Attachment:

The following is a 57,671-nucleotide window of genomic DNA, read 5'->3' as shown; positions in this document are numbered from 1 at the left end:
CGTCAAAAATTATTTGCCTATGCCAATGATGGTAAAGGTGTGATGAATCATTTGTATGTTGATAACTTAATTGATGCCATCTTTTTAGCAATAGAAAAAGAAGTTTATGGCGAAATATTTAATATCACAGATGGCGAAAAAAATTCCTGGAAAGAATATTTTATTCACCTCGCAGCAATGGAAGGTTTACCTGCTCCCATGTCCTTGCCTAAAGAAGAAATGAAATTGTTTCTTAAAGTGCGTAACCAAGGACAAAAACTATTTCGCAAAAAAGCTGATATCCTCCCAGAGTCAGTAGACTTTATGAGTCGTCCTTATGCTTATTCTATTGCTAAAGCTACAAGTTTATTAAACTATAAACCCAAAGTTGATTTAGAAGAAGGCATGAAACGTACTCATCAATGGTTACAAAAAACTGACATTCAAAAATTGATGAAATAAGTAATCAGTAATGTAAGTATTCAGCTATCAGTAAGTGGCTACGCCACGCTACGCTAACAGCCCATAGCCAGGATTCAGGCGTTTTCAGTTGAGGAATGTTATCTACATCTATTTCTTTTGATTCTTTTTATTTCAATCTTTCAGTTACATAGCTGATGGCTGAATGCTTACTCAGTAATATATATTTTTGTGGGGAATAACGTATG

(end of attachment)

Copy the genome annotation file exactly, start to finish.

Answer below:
The following is a 57,671-nucleotide window of genomic DNA, read 5'->3' as shown; positions in this document are numbered from 1 at the left end:
CGTCAAAAATTATTTGCCTATGCCAATGATGGTAAAGGTGTGATGAATCATTTGTATGTTGATAACTTAATTGATGCCATCTTTTTAGCAATAGAAAAAGAAGTTTATGGCGAAATATTTAATATCACAGATGGCGAAAAAAATTCCTGGAAAGAATATTTTATTCACCTCGCAGCAATGGAAGGTTTACCTGCTCCCATGTCCTTGCCTAAAGAAGAAATGAAATTGTTTCTTAAAGTGCGTAACCAAGGACAAAAACTATTTCGCAAAAAAGCTGATATCCTCCCAGAGTCAGTAGACTTTATGAGTCGTCCTTATGCTTATTCTATTGCTAAAGCTACAAGTTTATTAAACTATAAACCCAAAGTTGATTTAGAAGAAGGCATGAAACGTACTCATCAATGGTTACAAAAAACTGACATTCAAAAATTGATGAAATAAGTAATCAGTAATGTAAGTATTCAGCTATCAGTAAGTGGCTACGCCACGCTACGCTAACAGCCCATAGCCAGGATTCAGGCGTTTTCAGTTGAGGAATGTTATCTACATCTATTTCTTTTGATTCTTTTTATTTCAATCTTTCAGTTACATAGCTGATGGCTGAATGCTTACTCAGTAATATATATTTTTGTGGGGAATAACGTATG